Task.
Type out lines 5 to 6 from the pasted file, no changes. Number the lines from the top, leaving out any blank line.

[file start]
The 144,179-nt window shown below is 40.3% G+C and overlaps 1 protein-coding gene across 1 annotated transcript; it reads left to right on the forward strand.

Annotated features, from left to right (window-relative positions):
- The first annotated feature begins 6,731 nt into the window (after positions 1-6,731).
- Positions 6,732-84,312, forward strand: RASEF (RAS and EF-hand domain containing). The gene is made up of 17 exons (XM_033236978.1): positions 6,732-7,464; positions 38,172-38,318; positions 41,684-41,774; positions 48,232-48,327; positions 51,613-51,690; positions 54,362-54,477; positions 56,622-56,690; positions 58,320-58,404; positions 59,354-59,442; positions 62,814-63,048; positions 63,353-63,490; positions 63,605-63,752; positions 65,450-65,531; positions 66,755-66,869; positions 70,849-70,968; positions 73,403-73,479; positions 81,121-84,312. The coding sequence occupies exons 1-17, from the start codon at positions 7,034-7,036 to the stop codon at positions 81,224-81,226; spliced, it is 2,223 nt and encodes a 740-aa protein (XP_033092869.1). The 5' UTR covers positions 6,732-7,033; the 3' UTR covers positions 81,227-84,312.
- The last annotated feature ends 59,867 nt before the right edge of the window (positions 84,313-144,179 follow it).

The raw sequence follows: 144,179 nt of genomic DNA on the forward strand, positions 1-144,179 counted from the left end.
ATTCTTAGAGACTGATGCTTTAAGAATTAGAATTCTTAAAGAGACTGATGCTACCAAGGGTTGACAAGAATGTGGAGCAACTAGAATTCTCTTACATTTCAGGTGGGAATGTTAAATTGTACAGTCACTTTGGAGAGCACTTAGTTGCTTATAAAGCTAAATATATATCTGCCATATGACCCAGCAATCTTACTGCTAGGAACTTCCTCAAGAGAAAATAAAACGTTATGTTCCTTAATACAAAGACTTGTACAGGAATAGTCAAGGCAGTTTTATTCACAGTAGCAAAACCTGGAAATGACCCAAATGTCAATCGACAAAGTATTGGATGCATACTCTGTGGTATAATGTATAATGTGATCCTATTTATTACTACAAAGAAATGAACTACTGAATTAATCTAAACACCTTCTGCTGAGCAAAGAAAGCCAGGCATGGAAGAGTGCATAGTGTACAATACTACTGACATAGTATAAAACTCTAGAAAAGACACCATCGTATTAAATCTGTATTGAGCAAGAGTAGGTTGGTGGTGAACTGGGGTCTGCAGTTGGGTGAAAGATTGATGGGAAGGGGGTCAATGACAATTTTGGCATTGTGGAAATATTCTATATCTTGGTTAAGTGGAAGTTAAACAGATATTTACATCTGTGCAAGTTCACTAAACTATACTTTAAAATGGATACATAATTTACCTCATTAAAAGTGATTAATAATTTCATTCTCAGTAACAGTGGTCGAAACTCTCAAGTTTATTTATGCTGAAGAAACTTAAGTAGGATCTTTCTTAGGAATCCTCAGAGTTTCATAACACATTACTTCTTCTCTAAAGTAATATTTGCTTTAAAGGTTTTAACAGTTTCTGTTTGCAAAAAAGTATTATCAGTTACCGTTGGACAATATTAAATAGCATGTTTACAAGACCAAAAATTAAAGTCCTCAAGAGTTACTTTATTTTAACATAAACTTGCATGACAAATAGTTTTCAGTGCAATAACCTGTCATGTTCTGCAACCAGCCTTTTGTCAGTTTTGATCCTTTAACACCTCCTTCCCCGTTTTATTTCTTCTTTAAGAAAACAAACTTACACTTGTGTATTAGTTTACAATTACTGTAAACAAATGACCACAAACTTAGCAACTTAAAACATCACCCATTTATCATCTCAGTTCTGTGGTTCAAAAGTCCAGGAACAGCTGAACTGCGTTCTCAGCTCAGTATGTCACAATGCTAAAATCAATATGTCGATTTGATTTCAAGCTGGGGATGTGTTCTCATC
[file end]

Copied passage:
- The last annotated feature ends 59,867 nt before the right edge of the window (positions 84,313-144,179 follow it).

The raw sequence follows: 144,179 nt of genomic DNA on the forward strand, positions 1-144,179 counted from the left end.